There was this fight I used to have over and over again with my ex. It focused on the pile of hair on the top of my head. Any girl that has long hair is a friend of the bun. The messy, throw it up and keep it off your face and neck fix for long locks. I love my long hair. I wear it down, straight, curly, wavy, and sometimes just blow dried out. But sometimes, I just want it out of the way. Those sometimes are when I’m working out, cleaning, cooking, or just spending a saturday morning mucking about before going out. There are so many times my hair doesn’t have to look perfect, so I throw it up out of the way. The bun.
My ex told me it reminds him of one of the winter hats with the pom poms on the top. My reaction to that was ‘that’s so cute!’, but apparently that’s not the angle he was taking. Apparently, it was a huge turn off for guys. Not just him, all guys.
Now, my first question was ‘are you the speaker on behalf of all guys out there?’. Of course not. So I went to the internet. Out there are all kinds of tutorials for girls on how to get the perfect, carefree looking bun. It’s a fad now, piling your hair on the top of your head. I’ve always done it for convenience, but the new hipster trend of looking like you don’t care yet somehow look perfect, has taken over. Buns are all the rage.
So I went back to my ex, at the time, and said ‘you’re going to have to get used to it’, to which is responded, ‘what’s wrong with a ponytail?’.
Which brings me to a very strange thing to admit. And this is not meant to be mean in any way. I grew up in a not very wealthy neighbourhood. Cigarettes and cheese puffs were the way of life for a few of my friends. I had some overweight friends, and they used to slick their greasy hair back in ponytails every day. So when I pull my hair back, I think of them. Because I’ve always struggled with my weight, it’s become a fear of mine to look like them. I know, it sounds awful saying something like that out loud. They were beautiful people, but society taught me that the way they looked was not what I wanted to look like. That lesson, although I’ve learned a lot about accepting people for who they are and what they look like, has apparently never really left.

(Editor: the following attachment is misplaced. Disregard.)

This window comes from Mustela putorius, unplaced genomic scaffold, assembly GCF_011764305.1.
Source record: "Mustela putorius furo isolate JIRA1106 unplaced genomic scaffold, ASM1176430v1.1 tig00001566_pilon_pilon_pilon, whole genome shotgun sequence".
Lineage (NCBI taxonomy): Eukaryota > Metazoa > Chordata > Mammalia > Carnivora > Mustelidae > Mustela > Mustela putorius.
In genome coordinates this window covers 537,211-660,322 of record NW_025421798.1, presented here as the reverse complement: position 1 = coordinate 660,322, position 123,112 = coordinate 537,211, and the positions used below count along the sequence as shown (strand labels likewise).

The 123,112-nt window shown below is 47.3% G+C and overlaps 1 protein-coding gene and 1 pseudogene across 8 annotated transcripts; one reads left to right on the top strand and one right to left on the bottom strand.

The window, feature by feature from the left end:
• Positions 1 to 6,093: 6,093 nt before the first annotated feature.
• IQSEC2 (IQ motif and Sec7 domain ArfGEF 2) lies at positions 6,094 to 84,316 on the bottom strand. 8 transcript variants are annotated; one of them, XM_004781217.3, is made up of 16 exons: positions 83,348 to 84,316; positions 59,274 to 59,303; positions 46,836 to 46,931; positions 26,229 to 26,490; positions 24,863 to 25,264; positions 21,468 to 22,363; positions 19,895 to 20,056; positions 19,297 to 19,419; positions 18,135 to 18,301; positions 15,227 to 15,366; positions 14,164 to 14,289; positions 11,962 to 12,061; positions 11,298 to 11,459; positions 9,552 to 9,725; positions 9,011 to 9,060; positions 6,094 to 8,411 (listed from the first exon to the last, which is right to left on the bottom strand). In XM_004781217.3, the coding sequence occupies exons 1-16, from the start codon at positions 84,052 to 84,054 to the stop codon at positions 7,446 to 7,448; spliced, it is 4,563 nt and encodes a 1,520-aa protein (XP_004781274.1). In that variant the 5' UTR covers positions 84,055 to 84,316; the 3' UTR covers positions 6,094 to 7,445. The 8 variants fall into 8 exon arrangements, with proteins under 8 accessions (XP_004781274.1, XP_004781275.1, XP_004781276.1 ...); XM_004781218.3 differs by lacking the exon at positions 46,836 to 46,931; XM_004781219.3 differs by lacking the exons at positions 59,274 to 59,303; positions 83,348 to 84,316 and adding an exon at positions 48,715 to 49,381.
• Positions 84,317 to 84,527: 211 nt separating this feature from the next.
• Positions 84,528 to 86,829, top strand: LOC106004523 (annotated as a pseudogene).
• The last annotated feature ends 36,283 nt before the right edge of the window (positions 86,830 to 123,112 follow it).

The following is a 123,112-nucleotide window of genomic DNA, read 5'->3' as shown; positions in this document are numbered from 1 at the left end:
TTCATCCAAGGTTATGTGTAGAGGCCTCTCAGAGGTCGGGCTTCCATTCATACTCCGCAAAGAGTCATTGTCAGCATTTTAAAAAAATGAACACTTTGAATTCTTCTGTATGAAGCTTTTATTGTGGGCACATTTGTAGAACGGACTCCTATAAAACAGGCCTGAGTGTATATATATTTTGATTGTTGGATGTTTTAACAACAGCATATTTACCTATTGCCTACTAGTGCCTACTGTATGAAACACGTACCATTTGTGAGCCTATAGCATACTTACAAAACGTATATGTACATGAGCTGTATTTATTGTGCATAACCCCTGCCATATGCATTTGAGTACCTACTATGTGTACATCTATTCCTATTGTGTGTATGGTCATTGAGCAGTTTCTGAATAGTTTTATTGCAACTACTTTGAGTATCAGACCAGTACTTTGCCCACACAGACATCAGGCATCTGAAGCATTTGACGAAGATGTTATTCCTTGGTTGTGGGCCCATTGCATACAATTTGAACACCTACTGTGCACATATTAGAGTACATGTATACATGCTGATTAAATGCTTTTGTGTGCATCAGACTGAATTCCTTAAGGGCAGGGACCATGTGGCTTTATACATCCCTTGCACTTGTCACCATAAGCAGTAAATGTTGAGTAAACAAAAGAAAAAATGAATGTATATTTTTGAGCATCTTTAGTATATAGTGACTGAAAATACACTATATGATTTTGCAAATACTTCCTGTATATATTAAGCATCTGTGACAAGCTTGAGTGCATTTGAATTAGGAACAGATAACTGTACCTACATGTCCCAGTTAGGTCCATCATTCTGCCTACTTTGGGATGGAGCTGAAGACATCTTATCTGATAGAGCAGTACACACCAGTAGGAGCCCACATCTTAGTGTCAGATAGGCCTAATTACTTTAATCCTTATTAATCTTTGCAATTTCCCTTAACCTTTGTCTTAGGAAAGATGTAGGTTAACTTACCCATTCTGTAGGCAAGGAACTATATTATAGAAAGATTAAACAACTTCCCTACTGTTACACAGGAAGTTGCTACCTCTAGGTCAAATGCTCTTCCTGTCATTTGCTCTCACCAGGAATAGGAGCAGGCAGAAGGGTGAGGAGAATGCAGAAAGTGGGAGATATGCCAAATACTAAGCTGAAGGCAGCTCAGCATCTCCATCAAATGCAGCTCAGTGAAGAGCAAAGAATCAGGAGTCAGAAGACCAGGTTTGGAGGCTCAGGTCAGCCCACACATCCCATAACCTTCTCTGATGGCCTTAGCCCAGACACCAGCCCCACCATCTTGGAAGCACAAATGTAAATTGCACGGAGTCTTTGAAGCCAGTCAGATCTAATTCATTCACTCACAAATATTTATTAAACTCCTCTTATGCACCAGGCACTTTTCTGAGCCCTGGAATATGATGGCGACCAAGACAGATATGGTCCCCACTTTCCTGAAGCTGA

I see it, every time I pull my hair back. My face looks wider to me, my chin bigger. My hair immediately looks greasy despite being clean. If I wear a ponytail, I usually tease my hair up at the front, use a few bobby bins and hairspray. It’s a style that I put effort into, I don’t just pull it back. It’s work.
Secondly, it’s still impractical. My hair is so long, that if it’s in a ponytail, my hair still falls on my neck, and into my face if I lean forward. So… back to the bun.
Are you saying, ex boyfriend, that if I pull my hair into a messy bun in order to clean the bathroom, you find me so unattractive that I will affect you hours, even days later? You look at me in complete disgust, even though my ass is firm, my breasts are big and my eyes are big and blue? I’m not an unattractive person, but by ragging on my bun so harshly, I began to feel completely ugly.
Now he’s my ex for a reason, and I’m sure it’s surprising to all of you that we eventually broke up. Since he and I broke up, my bun has returned. At first, I would only wear my hair up in my own home, afraid to go out with it unless other people found me so unattractive that they’d shame me in the street. But I moved into a very hipster neighbourhood. All of a sudden, there were buns all around me. I mean everywhere. I’m sitting at a Starbucks right now, and I see two. And those two girls, one thin and pale, with beautiful skin and red lips, the other athletic in Lululemon pants and a bright smile on her face, both look attractive to me. In fact, one demure and the other outgoing, they have completely different buns on their differently colored heads, and no one is looking over in disgust. No one cares. And you know what, ex-boyfriend, here’s a message to you. Go fuck yourself, because me and my bun are extremely happy together in this new land of buns and acceptance. I look in the mirror after my morning run, face flushed and eyes bright, and I feel attractive. I still have my bun, and I love myself. Any man who makes me forget that is not worth my time. My bun is here to stay. You can leave anytime.